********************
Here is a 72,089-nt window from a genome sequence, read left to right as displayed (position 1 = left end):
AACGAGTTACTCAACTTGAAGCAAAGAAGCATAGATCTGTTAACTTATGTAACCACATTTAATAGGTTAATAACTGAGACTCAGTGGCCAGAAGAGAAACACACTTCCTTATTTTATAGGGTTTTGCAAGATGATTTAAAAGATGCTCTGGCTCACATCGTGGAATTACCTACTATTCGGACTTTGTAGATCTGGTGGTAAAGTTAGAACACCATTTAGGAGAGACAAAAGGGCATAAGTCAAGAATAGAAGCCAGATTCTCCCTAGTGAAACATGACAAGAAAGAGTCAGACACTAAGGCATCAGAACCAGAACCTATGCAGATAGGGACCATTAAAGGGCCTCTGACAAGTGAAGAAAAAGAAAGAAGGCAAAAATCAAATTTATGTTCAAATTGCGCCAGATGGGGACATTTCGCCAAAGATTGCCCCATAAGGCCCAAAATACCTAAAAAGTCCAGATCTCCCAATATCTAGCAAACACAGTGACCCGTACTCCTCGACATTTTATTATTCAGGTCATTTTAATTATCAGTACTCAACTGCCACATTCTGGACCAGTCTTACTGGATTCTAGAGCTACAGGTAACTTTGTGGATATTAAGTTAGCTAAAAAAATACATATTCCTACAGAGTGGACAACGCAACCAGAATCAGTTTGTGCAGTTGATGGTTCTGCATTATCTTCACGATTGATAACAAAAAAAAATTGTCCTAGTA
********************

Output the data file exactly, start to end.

Here is a 72,089-nt window from a genome sequence, read left to right as displayed (position 1 = left end):
AACGAGTTACTCAACTTGAAGCAAAGAAGCATAGATCTGTTAACTTATGTAACCACATTTAATAGGTTAATAACTGAGACTCAGTGGCCAGAAGAGAAACACACTTCCTTATTTTATAGGGTTTTGCAAGATGATTTAAAAGATGCTCTGGCTCACATCGTGGAATTACCTACTATTCGGACTTTGTAGATCTGGTGGTAAAGTTAGAACACCATTTAGGAGAGACAAAAGGGCATAAGTCAAGAATAGAAGCCAGATTCTCCCTAGTGAAACATGACAAGAAAGAGTCAGACACTAAGGCATCAGAACCAGAACCTATGCAGATAGGGACCATTAAAGGGCCTCTGACAAGTGAAGAAAAAGAAAGAAGGCAAAAATCAAATTTATGTTCAAATTGCGCCAGATGGGGACATTTCGCCAAAGATTGCCCCATAAGGCCCAAAATACCTAAAAAGTCCAGATCTCCCAATATCTAGCAAACACAGTGACCCGTACTCCTCGACATTTTATTATTCAGGTCATTTTAATTATCAGTACTCAACTGCCACATTCTGGACCAGTCTTACTGGATTCTAGAGCTACAGGTAACTTTGTGGATATTAAGTTAGCTAAAAAAATACATATTCCTACAGAGTGGACAACGCAACCAGAATCAGTTTGTGCAGTTGATGGTTCTGCATTATCTTCACGATTGATAACAAAAAAAAATTGTCCTAGTA